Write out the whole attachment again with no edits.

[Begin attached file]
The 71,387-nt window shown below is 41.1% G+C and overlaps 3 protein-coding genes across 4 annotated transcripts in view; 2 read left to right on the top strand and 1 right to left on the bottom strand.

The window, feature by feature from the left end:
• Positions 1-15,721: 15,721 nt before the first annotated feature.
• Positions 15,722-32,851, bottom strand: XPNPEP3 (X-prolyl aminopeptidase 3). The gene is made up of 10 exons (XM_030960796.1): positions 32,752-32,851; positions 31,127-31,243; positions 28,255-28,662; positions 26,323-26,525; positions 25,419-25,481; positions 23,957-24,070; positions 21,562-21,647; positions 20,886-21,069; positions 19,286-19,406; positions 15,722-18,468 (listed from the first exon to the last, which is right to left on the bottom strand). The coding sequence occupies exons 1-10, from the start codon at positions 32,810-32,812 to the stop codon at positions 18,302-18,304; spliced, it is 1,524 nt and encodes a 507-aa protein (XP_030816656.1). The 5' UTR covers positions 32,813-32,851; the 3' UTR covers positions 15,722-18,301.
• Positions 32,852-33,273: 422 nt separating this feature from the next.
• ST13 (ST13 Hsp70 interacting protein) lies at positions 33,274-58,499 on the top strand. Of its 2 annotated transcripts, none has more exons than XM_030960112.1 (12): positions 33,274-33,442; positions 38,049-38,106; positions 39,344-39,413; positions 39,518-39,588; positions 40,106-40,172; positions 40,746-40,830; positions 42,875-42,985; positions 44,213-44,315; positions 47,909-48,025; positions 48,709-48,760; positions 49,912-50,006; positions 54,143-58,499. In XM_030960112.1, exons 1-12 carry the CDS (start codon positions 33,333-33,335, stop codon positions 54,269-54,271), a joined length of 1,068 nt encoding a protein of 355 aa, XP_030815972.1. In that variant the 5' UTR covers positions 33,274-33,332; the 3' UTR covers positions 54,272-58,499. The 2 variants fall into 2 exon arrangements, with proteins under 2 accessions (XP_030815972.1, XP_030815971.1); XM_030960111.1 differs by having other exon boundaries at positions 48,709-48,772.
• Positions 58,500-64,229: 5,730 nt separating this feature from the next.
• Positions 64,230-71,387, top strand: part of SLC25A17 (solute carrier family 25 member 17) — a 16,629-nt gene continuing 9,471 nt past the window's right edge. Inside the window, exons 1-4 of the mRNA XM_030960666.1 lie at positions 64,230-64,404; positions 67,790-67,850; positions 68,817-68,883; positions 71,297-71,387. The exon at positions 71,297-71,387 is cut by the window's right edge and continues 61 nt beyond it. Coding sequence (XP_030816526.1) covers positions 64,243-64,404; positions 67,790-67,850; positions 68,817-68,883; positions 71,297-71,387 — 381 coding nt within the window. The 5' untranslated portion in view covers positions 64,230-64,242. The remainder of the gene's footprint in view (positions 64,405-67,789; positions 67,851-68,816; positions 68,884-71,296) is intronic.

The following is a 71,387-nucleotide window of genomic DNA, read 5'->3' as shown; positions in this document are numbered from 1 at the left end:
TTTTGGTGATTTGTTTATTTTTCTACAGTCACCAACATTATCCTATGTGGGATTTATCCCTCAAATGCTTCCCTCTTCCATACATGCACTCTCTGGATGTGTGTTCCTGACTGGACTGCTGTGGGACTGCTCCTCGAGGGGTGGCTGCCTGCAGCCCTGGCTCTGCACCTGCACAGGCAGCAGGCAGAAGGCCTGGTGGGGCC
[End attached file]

The 71,387-nt window shown below is 41.1% G+C and overlaps 3 protein-coding genes across 4 annotated transcripts in view; 2 read left to right on the top strand and 1 right to left on the bottom strand.

The window, feature by feature from the left end:
• Positions 1-15,721: 15,721 nt before the first annotated feature.
• Positions 15,722-32,851, bottom strand: XPNPEP3 (X-prolyl aminopeptidase 3). The gene is made up of 10 exons (XM_030960796.1): positions 32,752-32,851; positions 31,127-31,243; positions 28,255-28,662; positions 26,323-26,525; positions 25,419-25,481; positions 23,957-24,070; positions 21,562-21,647; positions 20,886-21,069; positions 19,286-19,406; positions 15,722-18,468 (listed from the first exon to the last, which is right to left on the bottom strand). The coding sequence occupies exons 1-10, from the start codon at positions 32,810-32,812 to the stop codon at positions 18,302-18,304; spliced, it is 1,524 nt and encodes a 507-aa protein (XP_030816656.1). The 5' UTR covers positions 32,813-32,851; the 3' UTR covers positions 15,722-18,301.
• Positions 32,852-33,273: 422 nt separating this feature from the next.
• ST13 (ST13 Hsp70 interacting protein) lies at positions 33,274-58,499 on the top strand. Of its 2 annotated transcripts, none has more exons than XM_030960112.1 (12): positions 33,274-33,442; positions 38,049-38,106; positions 39,344-39,413; positions 39,518-39,588; positions 40,106-40,172; positions 40,746-40,830; positions 42,875-42,985; positions 44,213-44,315; positions 47,909-48,025; positions 48,709-48,760; positions 49,912-50,006; positions 54,143-58,499. In XM_030960112.1, exons 1-12 carry the CDS (start codon positions 33,333-33,335, stop codon positions 54,269-54,271), a joined length of 1,068 nt encoding a protein of 355 aa, XP_030815972.1. In that variant the 5' UTR covers positions 33,274-33,332; the 3' UTR covers positions 54,272-58,499. The 2 variants fall into 2 exon arrangements, with proteins under 2 accessions (XP_030815972.1, XP_030815971.1); XM_030960111.1 differs by having other exon boundaries at positions 48,709-48,772.
• Positions 58,500-64,229: 5,730 nt separating this feature from the next.
• Positions 64,230-71,387, top strand: part of SLC25A17 (solute carrier family 25 member 17) — a 16,629-nt gene continuing 9,471 nt past the window's right edge. Inside the window, exons 1-4 of the mRNA XM_030960666.1 lie at positions 64,230-64,404; positions 67,790-67,850; positions 68,817-68,883; positions 71,297-71,387. The exon at positions 71,297-71,387 is cut by the window's right edge and continues 61 nt beyond it. Coding sequence (XP_030816526.1) covers positions 64,243-64,404; positions 67,790-67,850; positions 68,817-68,883; positions 71,297-71,387 — 381 coding nt within the window. The 5' untranslated portion in view covers positions 64,230-64,242. The remainder of the gene's footprint in view (positions 64,405-67,789; positions 67,851-68,816; positions 68,884-71,296) is intronic.

The following is a 71,387-nucleotide window of genomic DNA, read 5'->3' as shown; positions in this document are numbered from 1 at the left end:
TTTTGGTGATTTGTTTATTTTTCTACAGTCACCAACATTATCCTATGTGGGATTTATCCCTCAAATGCTTCCCTCTTCCATACATGCACTCTCTGGATGTGTGTTCCTGACTGGACTGCTGTGGGACTGCTCCTCGAGGGGTGGCTGCCTGCAGCCCTGGCTCTGCACCTGCACAGGCAGCAGGCAGAAGGCCTGGTGGGGCC